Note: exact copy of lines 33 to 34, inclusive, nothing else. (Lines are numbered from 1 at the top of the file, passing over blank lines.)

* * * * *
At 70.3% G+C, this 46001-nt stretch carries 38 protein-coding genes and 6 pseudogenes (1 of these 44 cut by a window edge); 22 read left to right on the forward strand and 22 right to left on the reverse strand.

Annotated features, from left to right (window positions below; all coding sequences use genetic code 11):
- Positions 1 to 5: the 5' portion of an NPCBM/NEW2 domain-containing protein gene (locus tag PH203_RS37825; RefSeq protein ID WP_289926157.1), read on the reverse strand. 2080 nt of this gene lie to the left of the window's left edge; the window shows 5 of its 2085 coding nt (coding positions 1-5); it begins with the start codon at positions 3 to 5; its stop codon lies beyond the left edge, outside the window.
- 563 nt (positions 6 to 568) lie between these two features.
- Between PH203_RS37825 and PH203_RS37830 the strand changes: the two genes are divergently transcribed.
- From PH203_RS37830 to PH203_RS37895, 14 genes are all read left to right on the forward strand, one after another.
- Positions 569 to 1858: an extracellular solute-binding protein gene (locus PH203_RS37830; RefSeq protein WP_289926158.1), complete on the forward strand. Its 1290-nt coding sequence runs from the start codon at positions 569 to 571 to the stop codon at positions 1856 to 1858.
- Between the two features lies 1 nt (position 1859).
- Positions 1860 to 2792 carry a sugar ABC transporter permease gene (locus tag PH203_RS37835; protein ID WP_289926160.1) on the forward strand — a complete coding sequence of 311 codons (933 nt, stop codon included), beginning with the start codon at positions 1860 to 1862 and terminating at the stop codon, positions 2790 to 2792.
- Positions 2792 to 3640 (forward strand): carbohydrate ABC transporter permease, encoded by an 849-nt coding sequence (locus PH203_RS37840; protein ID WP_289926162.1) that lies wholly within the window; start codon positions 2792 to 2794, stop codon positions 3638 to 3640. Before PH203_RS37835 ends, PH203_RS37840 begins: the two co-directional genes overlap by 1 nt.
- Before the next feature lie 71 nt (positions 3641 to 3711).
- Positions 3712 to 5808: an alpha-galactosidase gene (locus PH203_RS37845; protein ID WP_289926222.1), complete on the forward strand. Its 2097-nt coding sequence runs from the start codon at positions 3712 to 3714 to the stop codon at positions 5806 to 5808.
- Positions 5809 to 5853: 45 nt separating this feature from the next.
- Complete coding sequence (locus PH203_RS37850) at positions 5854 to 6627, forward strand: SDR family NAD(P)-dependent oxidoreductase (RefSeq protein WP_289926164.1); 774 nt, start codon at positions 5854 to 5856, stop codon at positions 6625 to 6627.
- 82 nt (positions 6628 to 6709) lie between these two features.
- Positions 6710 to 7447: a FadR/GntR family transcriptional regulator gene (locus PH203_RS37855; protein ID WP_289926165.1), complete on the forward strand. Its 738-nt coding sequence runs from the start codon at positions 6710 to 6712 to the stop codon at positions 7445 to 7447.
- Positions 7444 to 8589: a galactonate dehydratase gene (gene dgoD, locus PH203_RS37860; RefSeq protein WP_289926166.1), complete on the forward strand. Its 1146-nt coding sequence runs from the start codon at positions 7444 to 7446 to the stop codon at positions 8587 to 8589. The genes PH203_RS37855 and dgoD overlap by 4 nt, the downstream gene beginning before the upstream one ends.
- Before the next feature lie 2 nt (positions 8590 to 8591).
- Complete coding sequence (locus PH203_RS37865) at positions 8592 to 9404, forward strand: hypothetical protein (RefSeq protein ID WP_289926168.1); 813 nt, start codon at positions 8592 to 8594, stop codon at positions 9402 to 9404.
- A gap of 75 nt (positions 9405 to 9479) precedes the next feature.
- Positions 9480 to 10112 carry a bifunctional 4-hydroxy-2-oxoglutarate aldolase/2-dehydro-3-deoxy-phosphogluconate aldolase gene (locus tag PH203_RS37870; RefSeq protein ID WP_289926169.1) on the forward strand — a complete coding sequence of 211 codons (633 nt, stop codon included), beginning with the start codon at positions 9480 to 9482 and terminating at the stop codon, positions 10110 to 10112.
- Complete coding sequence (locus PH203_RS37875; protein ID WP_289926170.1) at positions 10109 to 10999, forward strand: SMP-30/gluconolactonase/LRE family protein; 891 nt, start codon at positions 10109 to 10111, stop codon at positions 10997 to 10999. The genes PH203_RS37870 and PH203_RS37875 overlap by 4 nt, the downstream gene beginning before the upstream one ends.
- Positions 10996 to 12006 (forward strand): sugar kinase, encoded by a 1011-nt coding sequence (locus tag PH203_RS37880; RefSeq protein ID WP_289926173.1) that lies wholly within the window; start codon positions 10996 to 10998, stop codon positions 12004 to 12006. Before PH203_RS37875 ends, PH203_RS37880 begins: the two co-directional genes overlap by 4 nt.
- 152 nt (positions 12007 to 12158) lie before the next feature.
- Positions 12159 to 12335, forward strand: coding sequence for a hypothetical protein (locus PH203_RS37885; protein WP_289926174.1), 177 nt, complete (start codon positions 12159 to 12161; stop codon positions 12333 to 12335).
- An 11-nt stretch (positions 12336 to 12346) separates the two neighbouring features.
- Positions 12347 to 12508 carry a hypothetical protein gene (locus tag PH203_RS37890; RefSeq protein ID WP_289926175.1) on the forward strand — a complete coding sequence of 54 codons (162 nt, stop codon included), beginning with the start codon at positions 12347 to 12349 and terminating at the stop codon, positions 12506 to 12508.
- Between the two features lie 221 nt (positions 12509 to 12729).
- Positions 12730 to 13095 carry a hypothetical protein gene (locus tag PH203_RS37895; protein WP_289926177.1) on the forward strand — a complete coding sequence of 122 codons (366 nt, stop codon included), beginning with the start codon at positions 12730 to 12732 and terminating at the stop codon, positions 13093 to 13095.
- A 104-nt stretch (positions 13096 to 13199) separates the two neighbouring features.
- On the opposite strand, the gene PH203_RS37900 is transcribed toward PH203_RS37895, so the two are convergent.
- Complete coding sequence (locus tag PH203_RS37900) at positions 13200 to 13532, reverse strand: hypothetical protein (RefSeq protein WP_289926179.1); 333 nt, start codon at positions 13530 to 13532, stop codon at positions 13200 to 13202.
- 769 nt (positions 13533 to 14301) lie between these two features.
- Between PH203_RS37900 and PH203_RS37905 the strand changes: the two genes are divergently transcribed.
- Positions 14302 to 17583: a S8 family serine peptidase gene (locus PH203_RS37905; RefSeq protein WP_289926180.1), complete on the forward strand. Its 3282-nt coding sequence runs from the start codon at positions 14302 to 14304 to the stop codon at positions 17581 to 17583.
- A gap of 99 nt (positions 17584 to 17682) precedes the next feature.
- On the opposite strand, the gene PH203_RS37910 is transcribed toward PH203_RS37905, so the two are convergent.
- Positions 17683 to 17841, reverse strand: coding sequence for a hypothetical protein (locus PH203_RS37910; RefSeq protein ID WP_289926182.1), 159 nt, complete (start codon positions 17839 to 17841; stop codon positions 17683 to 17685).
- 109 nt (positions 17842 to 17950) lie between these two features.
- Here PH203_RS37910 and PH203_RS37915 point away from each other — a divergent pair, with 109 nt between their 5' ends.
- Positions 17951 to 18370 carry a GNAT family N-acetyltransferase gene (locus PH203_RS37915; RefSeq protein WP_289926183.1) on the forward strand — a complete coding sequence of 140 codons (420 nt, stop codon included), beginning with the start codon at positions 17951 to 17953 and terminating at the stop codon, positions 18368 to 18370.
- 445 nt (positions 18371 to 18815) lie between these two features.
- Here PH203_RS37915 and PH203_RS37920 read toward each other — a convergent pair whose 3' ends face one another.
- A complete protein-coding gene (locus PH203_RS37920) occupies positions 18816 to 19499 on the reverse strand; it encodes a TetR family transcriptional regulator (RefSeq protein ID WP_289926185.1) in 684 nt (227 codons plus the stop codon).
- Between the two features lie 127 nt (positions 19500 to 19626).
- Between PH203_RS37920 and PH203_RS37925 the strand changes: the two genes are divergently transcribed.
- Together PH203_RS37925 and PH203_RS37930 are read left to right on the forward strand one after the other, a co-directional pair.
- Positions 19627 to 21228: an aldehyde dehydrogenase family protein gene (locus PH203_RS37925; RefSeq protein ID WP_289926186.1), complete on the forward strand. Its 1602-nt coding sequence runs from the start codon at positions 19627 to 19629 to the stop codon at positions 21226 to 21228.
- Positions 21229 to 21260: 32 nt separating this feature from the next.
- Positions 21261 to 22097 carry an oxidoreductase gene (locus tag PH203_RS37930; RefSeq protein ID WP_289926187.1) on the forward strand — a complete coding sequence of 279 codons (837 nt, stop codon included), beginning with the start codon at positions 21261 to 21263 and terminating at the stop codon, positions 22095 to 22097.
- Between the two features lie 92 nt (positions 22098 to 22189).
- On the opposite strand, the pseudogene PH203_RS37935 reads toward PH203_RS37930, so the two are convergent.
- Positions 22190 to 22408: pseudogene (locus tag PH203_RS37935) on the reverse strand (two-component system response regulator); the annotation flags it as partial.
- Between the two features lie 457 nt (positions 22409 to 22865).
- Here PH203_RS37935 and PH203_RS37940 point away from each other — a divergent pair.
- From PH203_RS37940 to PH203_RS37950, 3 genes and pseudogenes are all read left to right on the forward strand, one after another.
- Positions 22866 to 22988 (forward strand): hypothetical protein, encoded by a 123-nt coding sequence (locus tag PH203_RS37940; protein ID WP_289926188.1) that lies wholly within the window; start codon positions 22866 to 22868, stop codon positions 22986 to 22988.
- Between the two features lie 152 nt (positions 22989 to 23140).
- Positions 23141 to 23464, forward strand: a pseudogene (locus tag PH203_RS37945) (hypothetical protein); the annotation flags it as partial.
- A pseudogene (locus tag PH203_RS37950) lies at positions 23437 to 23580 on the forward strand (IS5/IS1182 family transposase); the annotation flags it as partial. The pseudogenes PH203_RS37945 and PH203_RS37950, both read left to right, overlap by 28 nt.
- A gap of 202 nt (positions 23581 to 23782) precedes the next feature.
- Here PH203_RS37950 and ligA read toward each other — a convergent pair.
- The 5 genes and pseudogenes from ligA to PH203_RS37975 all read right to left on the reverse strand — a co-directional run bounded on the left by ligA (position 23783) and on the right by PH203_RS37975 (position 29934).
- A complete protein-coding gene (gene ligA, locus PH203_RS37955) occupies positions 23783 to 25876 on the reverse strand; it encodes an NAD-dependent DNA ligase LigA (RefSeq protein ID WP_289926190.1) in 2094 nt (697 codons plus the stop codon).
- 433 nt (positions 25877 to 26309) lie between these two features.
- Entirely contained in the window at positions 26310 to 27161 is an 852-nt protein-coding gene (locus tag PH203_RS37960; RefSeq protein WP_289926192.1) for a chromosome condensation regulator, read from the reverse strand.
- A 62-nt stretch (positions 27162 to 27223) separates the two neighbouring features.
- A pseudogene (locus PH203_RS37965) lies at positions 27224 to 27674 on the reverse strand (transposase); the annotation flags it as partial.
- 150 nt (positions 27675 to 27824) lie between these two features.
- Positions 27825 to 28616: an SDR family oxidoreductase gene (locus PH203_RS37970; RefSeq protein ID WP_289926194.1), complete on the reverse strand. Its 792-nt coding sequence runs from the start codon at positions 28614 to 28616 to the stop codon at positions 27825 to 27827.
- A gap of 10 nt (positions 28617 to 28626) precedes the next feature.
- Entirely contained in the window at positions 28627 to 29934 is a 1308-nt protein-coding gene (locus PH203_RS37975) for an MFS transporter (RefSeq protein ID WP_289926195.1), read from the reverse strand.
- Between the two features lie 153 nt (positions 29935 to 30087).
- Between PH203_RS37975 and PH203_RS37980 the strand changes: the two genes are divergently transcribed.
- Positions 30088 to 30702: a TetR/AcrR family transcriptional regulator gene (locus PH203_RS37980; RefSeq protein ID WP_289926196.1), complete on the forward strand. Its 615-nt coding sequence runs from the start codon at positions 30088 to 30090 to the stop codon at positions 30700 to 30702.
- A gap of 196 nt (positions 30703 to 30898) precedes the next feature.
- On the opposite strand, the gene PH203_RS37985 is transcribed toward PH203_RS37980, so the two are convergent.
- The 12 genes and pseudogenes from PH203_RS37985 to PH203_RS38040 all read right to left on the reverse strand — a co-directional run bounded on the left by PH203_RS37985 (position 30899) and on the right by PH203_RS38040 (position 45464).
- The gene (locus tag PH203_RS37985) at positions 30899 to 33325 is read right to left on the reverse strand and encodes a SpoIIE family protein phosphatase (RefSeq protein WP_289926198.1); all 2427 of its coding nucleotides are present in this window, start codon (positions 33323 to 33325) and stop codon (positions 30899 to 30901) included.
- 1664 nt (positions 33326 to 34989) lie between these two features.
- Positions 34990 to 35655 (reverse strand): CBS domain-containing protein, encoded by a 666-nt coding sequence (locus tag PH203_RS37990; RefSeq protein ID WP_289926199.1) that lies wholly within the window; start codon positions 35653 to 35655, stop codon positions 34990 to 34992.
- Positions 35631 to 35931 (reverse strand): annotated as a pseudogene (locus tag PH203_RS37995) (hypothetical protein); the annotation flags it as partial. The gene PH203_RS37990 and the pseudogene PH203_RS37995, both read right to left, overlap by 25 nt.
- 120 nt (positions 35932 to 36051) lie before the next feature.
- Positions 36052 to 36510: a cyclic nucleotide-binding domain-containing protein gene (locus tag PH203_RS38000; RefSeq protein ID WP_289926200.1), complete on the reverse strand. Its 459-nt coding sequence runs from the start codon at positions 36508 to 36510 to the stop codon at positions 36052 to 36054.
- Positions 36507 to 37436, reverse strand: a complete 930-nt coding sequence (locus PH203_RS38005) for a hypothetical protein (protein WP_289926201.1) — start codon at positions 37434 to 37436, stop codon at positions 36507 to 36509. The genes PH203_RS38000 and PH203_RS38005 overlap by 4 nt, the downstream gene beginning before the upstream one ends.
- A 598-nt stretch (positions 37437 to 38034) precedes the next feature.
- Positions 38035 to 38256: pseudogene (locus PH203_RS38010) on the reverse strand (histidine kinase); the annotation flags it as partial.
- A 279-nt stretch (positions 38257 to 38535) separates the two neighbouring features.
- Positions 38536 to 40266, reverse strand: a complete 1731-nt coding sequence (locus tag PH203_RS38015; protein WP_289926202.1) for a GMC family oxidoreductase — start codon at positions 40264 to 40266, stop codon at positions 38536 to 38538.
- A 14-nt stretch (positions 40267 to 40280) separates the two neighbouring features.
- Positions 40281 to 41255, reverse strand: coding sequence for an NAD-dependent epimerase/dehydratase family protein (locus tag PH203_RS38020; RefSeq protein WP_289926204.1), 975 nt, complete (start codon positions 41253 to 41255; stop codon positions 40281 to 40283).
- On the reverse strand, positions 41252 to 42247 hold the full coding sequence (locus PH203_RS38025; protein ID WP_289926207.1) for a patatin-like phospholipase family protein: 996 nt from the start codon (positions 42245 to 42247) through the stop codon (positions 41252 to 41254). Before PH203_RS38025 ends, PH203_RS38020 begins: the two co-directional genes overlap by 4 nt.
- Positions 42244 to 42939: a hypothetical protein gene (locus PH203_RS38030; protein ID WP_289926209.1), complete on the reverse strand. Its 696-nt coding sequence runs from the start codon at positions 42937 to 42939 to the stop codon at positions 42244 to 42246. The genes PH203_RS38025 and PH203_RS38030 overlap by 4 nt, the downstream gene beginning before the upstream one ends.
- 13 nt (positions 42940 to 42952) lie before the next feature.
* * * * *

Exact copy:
- 769 nt (positions 13533 to 14301) lie between these two features.
- Between PH203_RS37900 and PH203_RS37905 the strand changes: the two genes are divergently transcribed.